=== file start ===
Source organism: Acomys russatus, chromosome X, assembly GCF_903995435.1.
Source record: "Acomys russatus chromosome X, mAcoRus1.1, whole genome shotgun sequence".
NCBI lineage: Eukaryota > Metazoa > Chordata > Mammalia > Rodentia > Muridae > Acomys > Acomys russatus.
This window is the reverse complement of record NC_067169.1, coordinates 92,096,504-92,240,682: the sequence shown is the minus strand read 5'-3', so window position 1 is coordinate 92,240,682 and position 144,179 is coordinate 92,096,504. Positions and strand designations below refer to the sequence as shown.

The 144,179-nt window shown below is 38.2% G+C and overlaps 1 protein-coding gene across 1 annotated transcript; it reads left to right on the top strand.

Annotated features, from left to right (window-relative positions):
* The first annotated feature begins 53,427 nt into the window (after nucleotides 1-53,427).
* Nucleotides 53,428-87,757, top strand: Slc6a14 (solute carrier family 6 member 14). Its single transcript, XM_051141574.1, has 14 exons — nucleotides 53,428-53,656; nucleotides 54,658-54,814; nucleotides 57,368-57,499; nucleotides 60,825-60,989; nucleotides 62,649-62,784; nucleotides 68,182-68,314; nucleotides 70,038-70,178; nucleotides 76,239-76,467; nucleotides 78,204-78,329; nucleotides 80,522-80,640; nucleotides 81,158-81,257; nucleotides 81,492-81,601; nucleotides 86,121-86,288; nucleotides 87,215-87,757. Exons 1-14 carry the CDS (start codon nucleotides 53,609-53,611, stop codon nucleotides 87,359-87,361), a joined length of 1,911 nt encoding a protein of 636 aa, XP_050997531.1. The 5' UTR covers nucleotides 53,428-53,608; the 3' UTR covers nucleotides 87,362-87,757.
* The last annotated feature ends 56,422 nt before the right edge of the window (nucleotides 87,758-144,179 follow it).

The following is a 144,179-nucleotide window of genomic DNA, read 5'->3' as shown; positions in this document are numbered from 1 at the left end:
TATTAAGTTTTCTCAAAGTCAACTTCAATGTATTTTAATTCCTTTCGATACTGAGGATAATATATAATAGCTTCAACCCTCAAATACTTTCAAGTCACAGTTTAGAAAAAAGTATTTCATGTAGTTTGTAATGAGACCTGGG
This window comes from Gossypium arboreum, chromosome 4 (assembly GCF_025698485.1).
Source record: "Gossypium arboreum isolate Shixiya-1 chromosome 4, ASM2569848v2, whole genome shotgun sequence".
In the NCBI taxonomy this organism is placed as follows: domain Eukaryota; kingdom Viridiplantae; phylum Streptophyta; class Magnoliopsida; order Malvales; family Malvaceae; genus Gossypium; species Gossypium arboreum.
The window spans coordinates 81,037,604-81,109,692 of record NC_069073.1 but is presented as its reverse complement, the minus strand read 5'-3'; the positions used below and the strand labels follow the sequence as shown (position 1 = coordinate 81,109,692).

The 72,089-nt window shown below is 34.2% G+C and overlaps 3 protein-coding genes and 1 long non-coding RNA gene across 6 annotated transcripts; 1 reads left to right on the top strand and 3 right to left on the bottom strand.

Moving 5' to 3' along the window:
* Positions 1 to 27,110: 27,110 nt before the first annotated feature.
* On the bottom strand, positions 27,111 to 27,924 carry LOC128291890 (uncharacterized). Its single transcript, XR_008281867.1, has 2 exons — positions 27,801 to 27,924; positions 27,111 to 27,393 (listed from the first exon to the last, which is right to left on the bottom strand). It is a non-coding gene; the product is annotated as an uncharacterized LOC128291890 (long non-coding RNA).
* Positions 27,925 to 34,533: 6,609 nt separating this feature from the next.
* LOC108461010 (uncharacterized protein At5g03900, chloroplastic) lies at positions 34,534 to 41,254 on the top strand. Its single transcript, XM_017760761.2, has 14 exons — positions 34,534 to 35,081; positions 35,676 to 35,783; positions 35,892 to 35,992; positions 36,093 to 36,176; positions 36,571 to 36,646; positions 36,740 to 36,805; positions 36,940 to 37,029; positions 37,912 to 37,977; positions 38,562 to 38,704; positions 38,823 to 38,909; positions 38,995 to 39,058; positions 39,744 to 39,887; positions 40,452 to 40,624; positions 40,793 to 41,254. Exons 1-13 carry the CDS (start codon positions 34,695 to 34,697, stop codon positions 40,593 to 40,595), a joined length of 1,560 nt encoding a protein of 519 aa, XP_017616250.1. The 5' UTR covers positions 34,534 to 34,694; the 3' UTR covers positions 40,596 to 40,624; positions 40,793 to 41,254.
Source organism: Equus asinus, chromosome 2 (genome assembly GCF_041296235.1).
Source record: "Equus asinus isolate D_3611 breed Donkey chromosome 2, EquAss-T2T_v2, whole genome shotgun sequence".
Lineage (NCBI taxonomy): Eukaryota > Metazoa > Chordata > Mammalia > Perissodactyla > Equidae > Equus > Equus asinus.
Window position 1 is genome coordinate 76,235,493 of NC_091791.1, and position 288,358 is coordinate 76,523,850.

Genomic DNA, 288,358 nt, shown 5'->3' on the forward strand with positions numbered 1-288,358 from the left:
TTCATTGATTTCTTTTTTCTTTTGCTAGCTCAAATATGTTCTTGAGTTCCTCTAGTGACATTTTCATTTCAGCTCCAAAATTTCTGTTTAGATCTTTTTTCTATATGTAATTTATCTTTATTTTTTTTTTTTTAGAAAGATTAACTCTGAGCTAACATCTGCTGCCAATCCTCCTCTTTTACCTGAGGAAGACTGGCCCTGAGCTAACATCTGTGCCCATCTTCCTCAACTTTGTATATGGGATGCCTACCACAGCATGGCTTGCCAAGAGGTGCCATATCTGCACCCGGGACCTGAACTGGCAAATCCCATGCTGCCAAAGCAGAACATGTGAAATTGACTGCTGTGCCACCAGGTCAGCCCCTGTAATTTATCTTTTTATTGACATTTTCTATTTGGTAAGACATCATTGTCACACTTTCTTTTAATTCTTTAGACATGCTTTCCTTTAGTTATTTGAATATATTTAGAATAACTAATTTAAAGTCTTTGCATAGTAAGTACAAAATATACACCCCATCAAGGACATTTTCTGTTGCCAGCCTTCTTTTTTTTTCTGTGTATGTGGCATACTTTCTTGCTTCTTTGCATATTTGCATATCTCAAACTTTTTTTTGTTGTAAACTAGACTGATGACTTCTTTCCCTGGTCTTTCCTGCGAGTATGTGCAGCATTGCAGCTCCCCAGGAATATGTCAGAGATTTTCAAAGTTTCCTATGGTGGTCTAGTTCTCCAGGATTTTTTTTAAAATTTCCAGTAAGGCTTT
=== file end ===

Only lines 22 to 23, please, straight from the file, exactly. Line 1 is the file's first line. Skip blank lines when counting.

Source organism: Equus asinus, chromosome 2 (genome assembly GCF_041296235.1).
Source record: "Equus asinus isolate D_3611 breed Donkey chromosome 2, EquAss-T2T_v2, whole genome shotgun sequence".